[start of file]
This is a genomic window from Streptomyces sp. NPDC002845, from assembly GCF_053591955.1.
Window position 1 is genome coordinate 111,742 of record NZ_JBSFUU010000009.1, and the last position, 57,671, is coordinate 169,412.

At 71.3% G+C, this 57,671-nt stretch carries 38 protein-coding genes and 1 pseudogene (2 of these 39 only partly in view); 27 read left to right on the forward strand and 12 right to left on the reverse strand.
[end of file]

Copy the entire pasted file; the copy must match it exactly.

This is a genomic window from Streptomyces sp. NPDC002845, from assembly GCF_053591955.1.
Window position 1 is genome coordinate 111,742 of record NZ_JBSFUU010000009.1, and the last position, 57,671, is coordinate 169,412.

At 71.3% G+C, this 57,671-nt stretch carries 38 protein-coding genes and 1 pseudogene (2 of these 39 only partly in view); 27 read left to right on the forward strand and 12 right to left on the reverse strand.